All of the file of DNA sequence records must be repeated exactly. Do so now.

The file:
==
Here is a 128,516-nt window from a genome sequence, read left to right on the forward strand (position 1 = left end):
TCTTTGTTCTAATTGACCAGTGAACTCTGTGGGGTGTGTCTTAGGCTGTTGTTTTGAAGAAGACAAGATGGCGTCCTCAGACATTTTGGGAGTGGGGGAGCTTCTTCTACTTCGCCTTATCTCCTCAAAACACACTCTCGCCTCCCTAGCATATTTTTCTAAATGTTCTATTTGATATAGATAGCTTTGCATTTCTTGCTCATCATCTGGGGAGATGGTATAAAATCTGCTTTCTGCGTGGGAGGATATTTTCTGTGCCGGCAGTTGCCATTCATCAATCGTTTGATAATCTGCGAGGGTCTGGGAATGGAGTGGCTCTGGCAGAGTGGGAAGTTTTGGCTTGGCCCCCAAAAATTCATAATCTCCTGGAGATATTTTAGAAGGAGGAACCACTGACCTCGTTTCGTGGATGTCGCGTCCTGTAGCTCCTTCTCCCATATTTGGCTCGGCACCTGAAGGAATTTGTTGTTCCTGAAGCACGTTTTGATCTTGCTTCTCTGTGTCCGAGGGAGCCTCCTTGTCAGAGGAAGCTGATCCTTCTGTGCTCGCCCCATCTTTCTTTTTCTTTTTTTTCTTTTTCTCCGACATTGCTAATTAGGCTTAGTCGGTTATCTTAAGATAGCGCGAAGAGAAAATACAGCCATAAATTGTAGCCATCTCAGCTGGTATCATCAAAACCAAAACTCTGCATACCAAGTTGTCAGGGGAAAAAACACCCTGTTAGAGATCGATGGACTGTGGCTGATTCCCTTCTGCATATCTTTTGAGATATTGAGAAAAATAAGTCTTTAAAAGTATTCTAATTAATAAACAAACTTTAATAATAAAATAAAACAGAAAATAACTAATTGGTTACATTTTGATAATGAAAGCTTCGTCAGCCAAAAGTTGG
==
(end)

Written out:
Here is a 128,516-nt window from a genome sequence, read left to right on the forward strand (position 1 = left end):
TCTTTGTTCTAATTGACCAGTGAACTCTGTGGGGTGTGTCTTAGGCTGTTGTTTTGAAGAAGACAAGATGGCGTCCTCAGACATTTTGGGAGTGGGGGAGCTTCTTCTACTTCGCCTTATCTCCTCAAAACACACTCTCGCCTCCCTAGCATATTTTTCTAAATGTTCTATTTGATATAGATAGCTTTGCATTTCTTGCTCATCATCTGGGGAGATGGTATAAAATCTGCTTTCTGCGTGGGAGGATATTTTCTGTGCCGGCAGTTGCCATTCATCAATCGTTTGATAATCTGCGAGGGTCTGGGAATGGAGTGGCTCTGGCAGAGTGGGAAGTTTTGGCTTGGCCCCCAAAAATTCATAATCTCCTGGAGATATTTTAGAAGGAGGAACCACTGACCTCGTTTCGTGGATGTCGCGTCCTGTAGCTCCTTCTCCCATATTTGGCTCGGCACCTGAAGGAATTTGTTGTTCCTGAAGCACGTTTTGATCTTGCTTCTCTGTGTCCGAGGGAGCCTCCTTGTCAGAGGAAGCTGATCCTTCTGTGCTCGCCCCATCTTTCTTTTTCTTTTTTTTCTTTTTCTCCGACATTGCTAATTAGGCTTAGTCGGTTATCTTAAGATAGCGCGAAGAGAAAATACAGCCATAAATTGTAGCCATCTCAGCTGGTATCATCAAAACCAAAACTCTGCATACCAAGTTGTCAGGGGAAAAAACACCCTGTTAGAGATCGATGGACTGTGGCTGATTCCCTTCTGCATATCTTTTGAGATATTGAGAAAAATAAGTCTTTAAAAGTATTCTAATTAATAAACAAACTTTAATAATAAAATAAAACAGAAAATAACTAATTGGTTACATTTTGATAATGAAAGCTTCGTCAGCCAAAAGTTGG